TORONTO – As the Toronto Blue Jays have showcased their next wave of young players throughout September, the 2019 edition of this team has become easier to envision.
The likes of Lourdes Gurriel Jr., Danny Jansen and Billy McKinney appear to be here to stay. By next summer, Vladimir Guerrero Jr., Bo Bichette and Cavan Biggio could join them. When it comes to position players, the Blue Jays are sorting through plenty of intriguing options, including Rowdy Tellez, who homered, doubled and singled on Saturday.
“But you’ve still got to pitch,” manager John Gibbons said. “And you’ve got to have a bullpen.”
On Saturday, the Blue Jays pitched well thanks in large part to Thomas Pannone. The rookie left-hander held the Rays to two runs over 6.2 innings as the Blue Jays won 5-2 on a cool afternoon at Rogers Centre. He left to a loud ovation from the crowd of 27,648.
“That’s probably the coolest feeling ever when everyone’s standing up like that and cheering,” Pannone said. “It’s overwhelming in that moment. You look up and you’re like ‘wow, all these people are cheering for me right now.’”
Those cheers were well-earned after a third consecutive quality start. Still, the Blue Jays are most vulnerable on the pitching side right now, and the need for arms may well drive much of the team’s off-season activity. For a few reasons, the bullpen looks like an area worthy of particular focus.
First of all, the Blue Jays’ rotation will include its share of youth next year, with Pannone, Ryan Borucki and Sean Reid-Foley all expected to contribute. Beyond that you have Marcus Stroman and Aaron Sanchez, both of whom have missed extended stretches with finger injuries.
The front office will surely look to add to the rotation this winter, but even once they do, this starting staff will still include plenty of uncertainty. As Reid-Foley showed with a four-inning start Friday, there will be growing pains, and those short outings stress the bullpen even with 12 relievers available.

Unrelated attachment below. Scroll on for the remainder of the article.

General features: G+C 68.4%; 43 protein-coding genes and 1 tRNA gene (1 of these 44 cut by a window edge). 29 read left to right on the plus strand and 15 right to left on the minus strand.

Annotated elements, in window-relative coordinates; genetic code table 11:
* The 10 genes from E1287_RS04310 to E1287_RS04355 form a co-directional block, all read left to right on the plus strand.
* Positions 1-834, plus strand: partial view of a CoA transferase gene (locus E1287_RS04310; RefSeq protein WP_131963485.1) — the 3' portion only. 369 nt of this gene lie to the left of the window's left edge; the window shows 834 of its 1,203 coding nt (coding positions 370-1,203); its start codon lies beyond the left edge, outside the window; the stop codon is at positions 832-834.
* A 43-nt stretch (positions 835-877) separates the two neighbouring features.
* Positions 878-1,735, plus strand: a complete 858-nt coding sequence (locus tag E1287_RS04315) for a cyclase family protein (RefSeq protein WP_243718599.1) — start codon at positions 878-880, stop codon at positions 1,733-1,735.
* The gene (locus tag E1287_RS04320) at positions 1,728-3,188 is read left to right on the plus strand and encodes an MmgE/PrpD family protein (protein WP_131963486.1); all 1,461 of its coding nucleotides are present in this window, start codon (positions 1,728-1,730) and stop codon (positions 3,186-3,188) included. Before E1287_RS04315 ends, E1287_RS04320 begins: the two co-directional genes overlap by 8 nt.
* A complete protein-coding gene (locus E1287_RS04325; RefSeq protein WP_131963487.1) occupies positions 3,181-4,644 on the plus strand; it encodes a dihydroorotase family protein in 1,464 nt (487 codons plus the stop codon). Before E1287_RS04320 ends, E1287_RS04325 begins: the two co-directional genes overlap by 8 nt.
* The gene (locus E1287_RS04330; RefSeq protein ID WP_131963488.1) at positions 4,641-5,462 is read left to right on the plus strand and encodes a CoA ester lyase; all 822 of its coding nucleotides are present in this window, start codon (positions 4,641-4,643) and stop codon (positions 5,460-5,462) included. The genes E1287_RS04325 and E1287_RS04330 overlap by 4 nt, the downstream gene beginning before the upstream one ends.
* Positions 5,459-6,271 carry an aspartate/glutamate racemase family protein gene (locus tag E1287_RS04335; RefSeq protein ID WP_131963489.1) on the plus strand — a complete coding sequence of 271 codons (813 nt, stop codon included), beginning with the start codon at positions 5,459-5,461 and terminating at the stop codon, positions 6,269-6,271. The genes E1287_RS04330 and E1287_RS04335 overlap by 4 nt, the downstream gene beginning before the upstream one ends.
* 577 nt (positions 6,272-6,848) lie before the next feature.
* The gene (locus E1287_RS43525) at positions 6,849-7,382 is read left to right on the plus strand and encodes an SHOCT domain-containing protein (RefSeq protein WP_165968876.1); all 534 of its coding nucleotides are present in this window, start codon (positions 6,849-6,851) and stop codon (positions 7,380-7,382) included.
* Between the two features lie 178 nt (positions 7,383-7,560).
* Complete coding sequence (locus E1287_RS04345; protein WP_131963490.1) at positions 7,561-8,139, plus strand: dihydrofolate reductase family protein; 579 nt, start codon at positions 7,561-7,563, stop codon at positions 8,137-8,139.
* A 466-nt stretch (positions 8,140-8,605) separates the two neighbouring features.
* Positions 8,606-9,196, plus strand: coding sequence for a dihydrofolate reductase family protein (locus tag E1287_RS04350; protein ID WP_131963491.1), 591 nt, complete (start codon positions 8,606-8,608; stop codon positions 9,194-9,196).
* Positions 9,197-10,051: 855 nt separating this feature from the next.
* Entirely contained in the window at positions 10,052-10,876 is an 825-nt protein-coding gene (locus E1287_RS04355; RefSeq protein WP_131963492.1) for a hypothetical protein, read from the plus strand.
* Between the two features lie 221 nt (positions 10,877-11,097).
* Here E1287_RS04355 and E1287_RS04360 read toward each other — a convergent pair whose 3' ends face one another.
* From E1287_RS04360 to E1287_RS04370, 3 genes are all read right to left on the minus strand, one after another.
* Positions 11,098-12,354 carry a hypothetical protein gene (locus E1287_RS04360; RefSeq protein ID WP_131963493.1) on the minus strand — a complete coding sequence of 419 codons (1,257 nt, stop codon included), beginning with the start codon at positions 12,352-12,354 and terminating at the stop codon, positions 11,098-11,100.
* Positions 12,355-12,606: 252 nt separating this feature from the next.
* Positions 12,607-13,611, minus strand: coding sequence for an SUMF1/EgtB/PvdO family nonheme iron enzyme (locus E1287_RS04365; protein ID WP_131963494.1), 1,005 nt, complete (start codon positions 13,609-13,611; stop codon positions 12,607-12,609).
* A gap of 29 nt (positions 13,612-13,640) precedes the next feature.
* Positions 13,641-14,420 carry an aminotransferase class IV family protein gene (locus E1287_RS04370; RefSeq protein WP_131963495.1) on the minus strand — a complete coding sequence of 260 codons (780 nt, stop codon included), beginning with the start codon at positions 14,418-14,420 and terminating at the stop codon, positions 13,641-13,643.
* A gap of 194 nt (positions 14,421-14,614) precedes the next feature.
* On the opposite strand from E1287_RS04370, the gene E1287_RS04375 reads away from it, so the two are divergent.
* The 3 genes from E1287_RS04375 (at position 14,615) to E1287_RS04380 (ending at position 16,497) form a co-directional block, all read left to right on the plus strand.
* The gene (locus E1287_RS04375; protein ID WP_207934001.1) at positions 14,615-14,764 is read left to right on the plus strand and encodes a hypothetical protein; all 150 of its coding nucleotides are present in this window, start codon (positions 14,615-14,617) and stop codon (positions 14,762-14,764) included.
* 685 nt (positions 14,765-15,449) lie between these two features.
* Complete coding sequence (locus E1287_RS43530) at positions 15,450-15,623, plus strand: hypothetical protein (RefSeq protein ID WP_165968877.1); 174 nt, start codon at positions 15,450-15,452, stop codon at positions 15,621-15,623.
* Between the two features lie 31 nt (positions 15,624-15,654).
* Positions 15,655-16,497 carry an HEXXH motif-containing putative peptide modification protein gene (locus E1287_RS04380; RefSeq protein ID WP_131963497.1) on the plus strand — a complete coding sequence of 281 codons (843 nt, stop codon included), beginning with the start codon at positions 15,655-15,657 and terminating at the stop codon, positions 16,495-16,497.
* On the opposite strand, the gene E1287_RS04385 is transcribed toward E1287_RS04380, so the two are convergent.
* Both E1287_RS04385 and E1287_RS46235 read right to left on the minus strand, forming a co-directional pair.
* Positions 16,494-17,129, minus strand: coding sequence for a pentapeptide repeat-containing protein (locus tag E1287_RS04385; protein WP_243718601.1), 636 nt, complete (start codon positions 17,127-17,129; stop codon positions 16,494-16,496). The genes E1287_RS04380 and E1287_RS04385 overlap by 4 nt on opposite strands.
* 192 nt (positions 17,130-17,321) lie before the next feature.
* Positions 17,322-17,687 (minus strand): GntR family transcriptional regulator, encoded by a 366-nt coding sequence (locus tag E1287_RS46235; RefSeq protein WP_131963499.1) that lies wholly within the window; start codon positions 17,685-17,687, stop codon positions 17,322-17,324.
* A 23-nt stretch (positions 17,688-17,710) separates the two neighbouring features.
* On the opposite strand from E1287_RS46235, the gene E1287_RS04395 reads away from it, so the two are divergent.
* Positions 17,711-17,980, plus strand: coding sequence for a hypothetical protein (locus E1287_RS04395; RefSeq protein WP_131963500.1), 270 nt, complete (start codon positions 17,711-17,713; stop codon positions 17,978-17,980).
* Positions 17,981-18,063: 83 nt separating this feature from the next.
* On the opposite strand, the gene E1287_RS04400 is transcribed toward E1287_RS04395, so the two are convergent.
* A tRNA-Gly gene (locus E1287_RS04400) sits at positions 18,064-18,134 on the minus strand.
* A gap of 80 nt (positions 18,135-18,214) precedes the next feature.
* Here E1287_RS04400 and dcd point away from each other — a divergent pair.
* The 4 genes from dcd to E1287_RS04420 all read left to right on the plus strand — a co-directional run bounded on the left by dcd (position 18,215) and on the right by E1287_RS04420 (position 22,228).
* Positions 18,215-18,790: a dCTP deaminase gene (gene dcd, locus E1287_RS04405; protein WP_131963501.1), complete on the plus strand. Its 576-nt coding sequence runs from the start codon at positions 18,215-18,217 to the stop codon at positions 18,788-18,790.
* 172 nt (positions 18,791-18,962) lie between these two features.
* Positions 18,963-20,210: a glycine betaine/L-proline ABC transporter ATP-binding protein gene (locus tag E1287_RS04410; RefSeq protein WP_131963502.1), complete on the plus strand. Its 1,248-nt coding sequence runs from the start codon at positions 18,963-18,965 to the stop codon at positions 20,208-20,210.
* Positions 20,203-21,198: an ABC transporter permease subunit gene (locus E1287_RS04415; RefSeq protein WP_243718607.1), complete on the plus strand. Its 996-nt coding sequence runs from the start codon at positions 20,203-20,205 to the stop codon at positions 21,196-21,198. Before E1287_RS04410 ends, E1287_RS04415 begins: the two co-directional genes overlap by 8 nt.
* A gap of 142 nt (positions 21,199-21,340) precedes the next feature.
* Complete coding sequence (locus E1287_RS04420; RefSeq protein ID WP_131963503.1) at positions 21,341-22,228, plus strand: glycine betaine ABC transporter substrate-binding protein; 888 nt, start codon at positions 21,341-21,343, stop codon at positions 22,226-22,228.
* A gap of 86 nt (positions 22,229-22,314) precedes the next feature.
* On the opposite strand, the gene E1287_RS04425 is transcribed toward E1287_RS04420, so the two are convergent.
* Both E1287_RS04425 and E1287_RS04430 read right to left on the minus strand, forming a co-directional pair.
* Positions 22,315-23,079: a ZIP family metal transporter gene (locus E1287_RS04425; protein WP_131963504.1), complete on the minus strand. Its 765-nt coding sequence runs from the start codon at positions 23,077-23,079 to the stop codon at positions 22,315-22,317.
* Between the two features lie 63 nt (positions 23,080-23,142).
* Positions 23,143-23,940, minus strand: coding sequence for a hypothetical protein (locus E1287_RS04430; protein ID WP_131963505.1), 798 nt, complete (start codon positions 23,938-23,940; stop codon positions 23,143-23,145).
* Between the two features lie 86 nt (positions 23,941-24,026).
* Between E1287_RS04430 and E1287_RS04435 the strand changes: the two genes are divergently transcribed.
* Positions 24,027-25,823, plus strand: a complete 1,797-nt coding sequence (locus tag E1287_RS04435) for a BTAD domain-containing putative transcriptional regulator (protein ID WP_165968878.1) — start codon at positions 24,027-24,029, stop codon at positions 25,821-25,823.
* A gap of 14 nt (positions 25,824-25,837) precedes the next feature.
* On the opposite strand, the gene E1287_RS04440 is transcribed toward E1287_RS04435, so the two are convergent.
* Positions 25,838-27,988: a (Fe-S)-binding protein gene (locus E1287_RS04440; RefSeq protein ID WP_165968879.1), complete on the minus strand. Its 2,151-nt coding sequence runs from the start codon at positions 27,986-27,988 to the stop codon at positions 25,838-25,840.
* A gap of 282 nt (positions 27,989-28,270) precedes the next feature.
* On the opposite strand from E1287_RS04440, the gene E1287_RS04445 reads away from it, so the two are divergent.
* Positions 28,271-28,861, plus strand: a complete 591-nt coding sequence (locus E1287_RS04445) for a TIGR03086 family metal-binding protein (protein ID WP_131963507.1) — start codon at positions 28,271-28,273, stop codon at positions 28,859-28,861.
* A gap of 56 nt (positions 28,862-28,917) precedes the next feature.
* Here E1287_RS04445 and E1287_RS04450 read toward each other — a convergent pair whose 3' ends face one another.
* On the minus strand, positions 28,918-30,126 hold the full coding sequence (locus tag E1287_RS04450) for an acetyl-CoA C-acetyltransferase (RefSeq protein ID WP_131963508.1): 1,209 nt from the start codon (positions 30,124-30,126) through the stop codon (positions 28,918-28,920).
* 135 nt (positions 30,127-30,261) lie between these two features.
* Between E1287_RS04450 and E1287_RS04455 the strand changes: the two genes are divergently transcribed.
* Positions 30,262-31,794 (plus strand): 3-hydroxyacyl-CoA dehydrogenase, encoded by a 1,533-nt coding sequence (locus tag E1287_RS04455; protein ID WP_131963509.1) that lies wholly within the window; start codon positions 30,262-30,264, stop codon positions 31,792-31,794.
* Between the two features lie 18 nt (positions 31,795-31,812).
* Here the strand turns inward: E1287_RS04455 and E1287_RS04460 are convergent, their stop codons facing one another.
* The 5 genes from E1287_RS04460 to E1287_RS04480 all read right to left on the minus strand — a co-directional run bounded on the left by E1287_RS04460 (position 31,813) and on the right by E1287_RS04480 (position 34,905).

“Believe it or not, we’re a little beat up down there,” Gibbons said before Saturday’s game.
For most of next season, the Blue Jays will have just seven or eight relievers, putting even more pressure on the bullpen. At this point the Blue Jays have plenty of relief options but not all that many sure things.
Ken Giles and Ryan Tepera project as key members of the 2019 bullpen, and it’s with next year in mind that Gibbons has attempted to keep them fresh in September. Both pitched well Saturday in relief of Pannone, whose season ERA dropped to 3.58.
“I’ve been very impressed,” Gibbons said of Pannone. “As everybody else has.”
Looking ahead in the bullpen, though, there are more questions than answers beyond Giles and Tepera. Tim Mayza has impressed the Blue Jays with a strong finish, and looks like a potential impact lefty. But Danny Barnes and Joe Biagini have both struggled this season and Tyler Clippard, the team leader in appearances, will hit free agency after the season.
The Blue Jays will need to replace Clippard and create competition for controllable arms like Barnes and Biagini. Some of that shopping can happen in free agency, where the Blue Jays found Clippard, John Axford and Seung-hwan Oh, but optionable relievers can be even more valuable in today’s game. That means the trade market will be just as important, especially at a time that relievers are recording more outs than ever.
While the Rays’ bold ‘opener’ strategy stands out most of all, even old-school managers like Gibbons are relying more on their bullpens with each passing year. In 1977, the Blue Jays’ first year of existence, starters recorded 73 per cent of the team’s outs. Entering play Saturday, Blue Jays starters had recorded just 58 per cent of Toronto’s outs.
Plus, if the Blue Jays build a strong bullpen they’ll be able to capitalize in trades next summer assuming they’re no longer in contention. Giles would have a year and a half of team control remaining at that point, and could be a particularly appealing trade chip. Adding more impact relievers before opening day would allow the front office to acquire talent next summer when contenders will need reinforcements.
On Saturday, everything went according to plan for the Blue Jays’ pitching staff, as Pannone made sure the bullpen didn’t have to do too much. But there will be days and even weeks where the Blue Jays lean more heavily on their relievers, setting up a potentially busy few months of additions.